Random and occasional musings on the good things in life - music, food and football. And some other stuff too.
Sunday, March 07, 2010
10 - 6: God and Mammon
10: Try a Little Tenderness - Otis Redding
As we get into the top ten, soul music (and primarily Southern soul) is making up more and more of my favourites. After explaining why there is so much home-grown stuff amongst my favourites in the last post, why then does all this music recorded by black people thousands of miles away from Liverpool mean so much to me? Quite simply, this is music that transcends all barriers - racial, cultural, geographical - by talking directly to us through our emotions. They called it 'soul' music for a reason. And few people do soul better than Otis. Starting slowly, but building to a powerful crescendo, this is Southern soul in a nutshell.
I recall seeing a rather strange play on TV back in the '80s. Called 'Road', it was set in some sort of dystopian 'alternative' present day, in a deserted council estate left unpopulated and decaying. The one thing I remember about the play was one particular, striking scene, where the cast members congregated in one of the deserted houses. One of the cast (dressed, along with his colleagues, in Reservoir Dogs-esque black suits, white shirts and black ties) produces a ghetto blaster that he places on a nearby table. The cast stand around in a circle, heads bowed, as 'Try a Little Tenderness' plays on the ghetto blaster. The cast then are, individually and collectively, transported to ecstasy by the song. Even in that environment, about as far away from Tennessee as you can get, the song worked perfectly.
9: Belle - Al Green
Another of Southern soul's giants, this captures Al entering his religious phase. The song is addressed to his girl - Belle - who is being gently let down as Al devotes his life to his God ("It's you I want, but it's Him that I need"). Belle is, of course, a metaphor for the wider secular pleasures that Al was turning his back on - not with regret, but with joy and anticipation. As the song fades, Al can no longer find the words to express his feelings, using instead a series of screams and yelps to declare his love for his God. The tune and the arrangement are, of course, smooth as silk and Al sings as if nothing ever meant as much to him as this. In truth, nothing probably ever did.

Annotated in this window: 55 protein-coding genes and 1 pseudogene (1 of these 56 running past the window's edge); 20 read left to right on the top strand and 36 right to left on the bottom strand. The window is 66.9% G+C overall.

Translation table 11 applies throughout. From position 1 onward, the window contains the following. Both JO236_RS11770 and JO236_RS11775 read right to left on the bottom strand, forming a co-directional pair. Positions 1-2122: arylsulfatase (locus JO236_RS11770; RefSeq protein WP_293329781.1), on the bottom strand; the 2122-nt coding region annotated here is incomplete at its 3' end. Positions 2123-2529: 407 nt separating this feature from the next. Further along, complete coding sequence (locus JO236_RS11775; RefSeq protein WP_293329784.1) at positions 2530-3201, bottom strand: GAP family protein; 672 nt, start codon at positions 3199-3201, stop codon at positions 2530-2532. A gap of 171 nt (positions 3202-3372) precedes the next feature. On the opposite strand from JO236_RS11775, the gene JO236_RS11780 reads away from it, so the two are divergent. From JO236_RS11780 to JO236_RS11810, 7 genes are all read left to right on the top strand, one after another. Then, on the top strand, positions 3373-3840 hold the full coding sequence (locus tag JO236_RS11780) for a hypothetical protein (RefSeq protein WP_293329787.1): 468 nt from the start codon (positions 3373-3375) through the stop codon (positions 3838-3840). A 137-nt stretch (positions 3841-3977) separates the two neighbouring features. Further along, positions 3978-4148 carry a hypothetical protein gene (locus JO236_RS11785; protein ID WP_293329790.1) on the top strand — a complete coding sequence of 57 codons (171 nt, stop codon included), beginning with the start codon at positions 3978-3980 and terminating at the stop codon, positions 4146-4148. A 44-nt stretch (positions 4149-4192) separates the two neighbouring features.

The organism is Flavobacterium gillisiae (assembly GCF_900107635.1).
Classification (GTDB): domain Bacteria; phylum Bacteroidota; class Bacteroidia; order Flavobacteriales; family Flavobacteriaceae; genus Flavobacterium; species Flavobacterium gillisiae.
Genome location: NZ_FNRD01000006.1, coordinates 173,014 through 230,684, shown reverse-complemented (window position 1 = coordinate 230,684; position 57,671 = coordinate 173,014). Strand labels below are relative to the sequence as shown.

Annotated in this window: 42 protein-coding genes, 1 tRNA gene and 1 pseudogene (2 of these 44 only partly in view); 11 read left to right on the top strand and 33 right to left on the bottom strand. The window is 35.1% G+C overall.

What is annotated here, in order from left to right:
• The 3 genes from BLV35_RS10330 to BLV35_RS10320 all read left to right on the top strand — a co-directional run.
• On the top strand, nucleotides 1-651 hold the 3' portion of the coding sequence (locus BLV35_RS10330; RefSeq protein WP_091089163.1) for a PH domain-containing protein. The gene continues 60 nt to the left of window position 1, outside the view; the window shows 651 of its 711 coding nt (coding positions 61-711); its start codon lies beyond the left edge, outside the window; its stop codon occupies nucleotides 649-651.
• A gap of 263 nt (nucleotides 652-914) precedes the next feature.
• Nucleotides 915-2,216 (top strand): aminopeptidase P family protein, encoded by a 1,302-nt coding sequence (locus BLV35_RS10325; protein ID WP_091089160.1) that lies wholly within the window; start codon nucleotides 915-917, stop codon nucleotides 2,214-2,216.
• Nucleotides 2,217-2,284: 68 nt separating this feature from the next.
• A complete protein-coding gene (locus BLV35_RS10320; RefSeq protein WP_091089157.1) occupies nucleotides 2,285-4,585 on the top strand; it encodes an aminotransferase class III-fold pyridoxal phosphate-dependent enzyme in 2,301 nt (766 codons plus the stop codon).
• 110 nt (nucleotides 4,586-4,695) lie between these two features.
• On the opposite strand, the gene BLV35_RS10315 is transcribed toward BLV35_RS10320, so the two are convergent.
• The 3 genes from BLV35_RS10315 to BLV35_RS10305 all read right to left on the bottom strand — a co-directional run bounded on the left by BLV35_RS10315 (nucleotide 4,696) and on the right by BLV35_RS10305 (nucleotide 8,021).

8: Waterloo Sunset - The Kinks
First - a confession. I don't really like The Kinks very much. I always found them a bit too fey, too frilly-shirted and rooted too deeply in a type of Englishness that I don't really recognise and have trouble empathising with. All that notwithstanding, Waterloo Sunset is one of the greatest songs ever written by an Englishman. I love the melody, the sentiment and the imagery as Terry meets Julie one evening just south of the river, happy and in love despite the 'millions of people swarming like flies' around them. Even the detached air of the song's narrator, looking out at all this from his window gives a cinematic feel to the song that works perfectly.
7: Shot by Both Sides - Magazine
Why are you so edgy, kid?
Ok, time to get a little bit darker, after all this tenderness and love. This was Magazine's opening blast, based upon a Pete Shelley guitar riff, that started to nudge punk into other, more complex areas. It did that without losing the edgy, exhilarating rush of punk - but it added depth to the mix - lyrically, musically and atmospherically. Magazine continued to add texture and atmosphere to their material over the course of four superb albums, and introduced the great, sadly lamented, John McGeoch to the world. However this initial statement of intent encapsulated all that was great about this band in four minutes flat. And oh, it was so good to see them back on stage last year.
6: Man of the World - Fleetwood Mac
That's Peter Green's Fleetwood Mac, the early blues-based version of the band, not the AOR cocaine-fuelled behemoth of the '70s. Based in the blues, but ultimately transcending the form with material like Albatross, The Green Manalishi and Black Magic Woman - and especially with this lament, a truly beautiful song. Written by a man who - in theory - had everything; good looks, wealth, a sublime musical talent - but who was deeply troubled. ("I guess I've got everything I need - I wouldn't ask for more. And there's no-one I'd rather be...but I just wish that I'd never been born").
Ultimately of course, Peter Green did turn his back on everything, surrendering to his demons. Happily he is now back, still fragile but making music again. I hope he's now at peace with his demons.
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